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An epitaph for Bretton Woods

More than 300 economists, policymakers and academics, and a smattering of the politicians who presided over the events leading to the great crash of 2007-8, met up over the weekend at an historic location.

The conference was sponsored by the Institute for New Economic Thinking, which was set up in 2009, by George Soros one of the world’s most notorious speculators.

In 1944, at the same Mount Washington Resort in Bretton Woods, the world’s financial leaders thrashed out the architecture of a new order for the world economy to replace the one shattered by the Great Depression and World War II.

They succeeded in creating monetary agreements between nations and organisational arrangements to handle emergency funding that would enable capitalism to set out on the growth path once again.

Last weekend’s aim was to consider whether the international order remained fit for purpose ahead of the annual spring meetings of the International Monetary Fund (IMF) – one of the world level agencies set up following the 1944 gathering.

In summing up the results, Prof Justin O’Brien, director of the Centre for Law, Markets and Regulation at the University of New South Wales, asked the key question, and answered it:

Following the catastrophic losses associated with the global financial crisis, do policymakers have either the vision or the tools to manage the politics of austerity? The unambiguous answer was no.

The problem is that in those 67 years since Bretton Woods, capitalist corporations and a global web of financial institutions have outgrown the system of nation-states that came into existence as the result of earlier phases of social, economic and political evolution.

In O’Brien’s wordy assessment:

The crisis, speaker after speaker confirmed, was the outworking of hubris, delusion, commitment to flawed ideological constructs and inattention to history. Moreover, the policy response has legitimated socialised losses on a scale unimagined by the architects of the Bretton Woods system. It has amplified the moral hazard associated with protecting a banking industry addicted to unsustainable and undesirable leverage.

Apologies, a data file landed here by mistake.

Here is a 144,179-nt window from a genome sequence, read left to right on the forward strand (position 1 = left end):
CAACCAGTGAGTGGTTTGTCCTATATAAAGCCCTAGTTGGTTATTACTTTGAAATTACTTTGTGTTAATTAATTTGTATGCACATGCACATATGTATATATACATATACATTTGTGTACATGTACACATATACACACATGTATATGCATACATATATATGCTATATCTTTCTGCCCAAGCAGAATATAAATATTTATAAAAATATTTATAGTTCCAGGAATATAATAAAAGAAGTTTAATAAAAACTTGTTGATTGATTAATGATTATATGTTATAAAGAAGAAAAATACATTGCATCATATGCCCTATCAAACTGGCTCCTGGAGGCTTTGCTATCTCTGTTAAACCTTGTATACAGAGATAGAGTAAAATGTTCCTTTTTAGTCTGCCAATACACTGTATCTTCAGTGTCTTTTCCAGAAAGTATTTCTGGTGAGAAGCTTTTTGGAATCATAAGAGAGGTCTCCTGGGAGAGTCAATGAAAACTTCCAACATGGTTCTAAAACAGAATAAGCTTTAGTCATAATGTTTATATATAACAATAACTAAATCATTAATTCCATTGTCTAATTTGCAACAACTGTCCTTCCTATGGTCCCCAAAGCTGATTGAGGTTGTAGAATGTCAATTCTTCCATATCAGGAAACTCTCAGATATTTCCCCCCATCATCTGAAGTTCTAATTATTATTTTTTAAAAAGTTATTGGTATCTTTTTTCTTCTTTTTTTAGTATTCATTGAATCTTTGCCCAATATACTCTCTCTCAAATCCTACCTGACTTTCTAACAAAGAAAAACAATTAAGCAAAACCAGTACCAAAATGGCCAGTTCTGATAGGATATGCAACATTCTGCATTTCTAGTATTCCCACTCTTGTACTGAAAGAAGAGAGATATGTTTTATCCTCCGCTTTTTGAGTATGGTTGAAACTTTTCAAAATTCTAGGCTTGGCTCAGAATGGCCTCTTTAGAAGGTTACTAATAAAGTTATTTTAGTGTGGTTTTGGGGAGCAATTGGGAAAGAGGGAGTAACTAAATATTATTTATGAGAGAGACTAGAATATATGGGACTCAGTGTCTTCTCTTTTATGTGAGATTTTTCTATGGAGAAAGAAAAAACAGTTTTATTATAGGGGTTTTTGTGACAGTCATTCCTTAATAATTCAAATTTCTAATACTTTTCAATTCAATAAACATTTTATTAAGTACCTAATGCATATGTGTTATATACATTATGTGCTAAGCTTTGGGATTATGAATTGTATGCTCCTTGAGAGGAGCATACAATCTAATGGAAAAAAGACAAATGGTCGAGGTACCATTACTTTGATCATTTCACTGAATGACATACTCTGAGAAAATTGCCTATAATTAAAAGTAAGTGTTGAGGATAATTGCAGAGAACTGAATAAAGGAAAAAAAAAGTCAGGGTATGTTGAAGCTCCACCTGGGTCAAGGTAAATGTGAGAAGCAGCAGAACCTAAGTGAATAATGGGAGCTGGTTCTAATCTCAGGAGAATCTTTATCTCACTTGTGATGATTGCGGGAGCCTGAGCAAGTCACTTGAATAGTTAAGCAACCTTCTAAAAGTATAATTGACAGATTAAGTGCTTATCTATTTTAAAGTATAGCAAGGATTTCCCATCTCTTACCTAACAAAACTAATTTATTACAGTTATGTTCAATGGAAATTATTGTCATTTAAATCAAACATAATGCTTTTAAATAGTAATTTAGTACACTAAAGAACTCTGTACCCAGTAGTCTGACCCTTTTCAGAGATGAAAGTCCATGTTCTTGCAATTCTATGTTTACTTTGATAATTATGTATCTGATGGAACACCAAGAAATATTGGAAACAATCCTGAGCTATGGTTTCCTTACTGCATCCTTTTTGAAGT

Deemed too big, too interconnected and too complex to unravel without causing systemic failure, banking has emerged as the sole winner from a crisis its funding model helped to cause. Somewhat paradoxically the banking sector has become even more concentrated, making it all but impossible for regulators to control. More perniciously, the sector has a vested interest in curtailing the co-ordination necessary to engineer meaningful change, particularly in the United States but also in Europe, now the epicentre of the financial crisis.

The complexity of the deeply integrated European and North American banks demonstrates the failure of regional and global institutions of power, flawed harmonisation agendas and weaknesses of national regulation. Wariness in advocating radical restructuring risks privileging the symbolic over the substantive. As Andrew Sheng, a senior adviser to the China Banking Regulatory Commission put it, advocating piecemeal ad hoc reform overseen by a fragmented system of national regulators is ‘like asking pygmies to hold down giants’.

Gordon Brown, who, as British chancellor was amongst the greatest enthusiasts for the financiers’ rise to power, claims that "we didn't understand just how entangled things were". This is nonsense. Many warned about the consequences of creating a financial system driven by investment banks and exotic 'products'. New Labour was just happy to rake in the tax proceeds to finance its social programmes.

Like fish in the sea, unaware of the water they live in, these academics and policy-makers breathe the air of capitalism. They have had their day. The 2011 version of Bretton Woods was effectively an epitaph for a global capitalist system founded on debt. It falls to the mass of people to create a new 'architecture' in the shape of an economic system based on need and not profit.

Gerry Gold
Economics editor
13 April 2011

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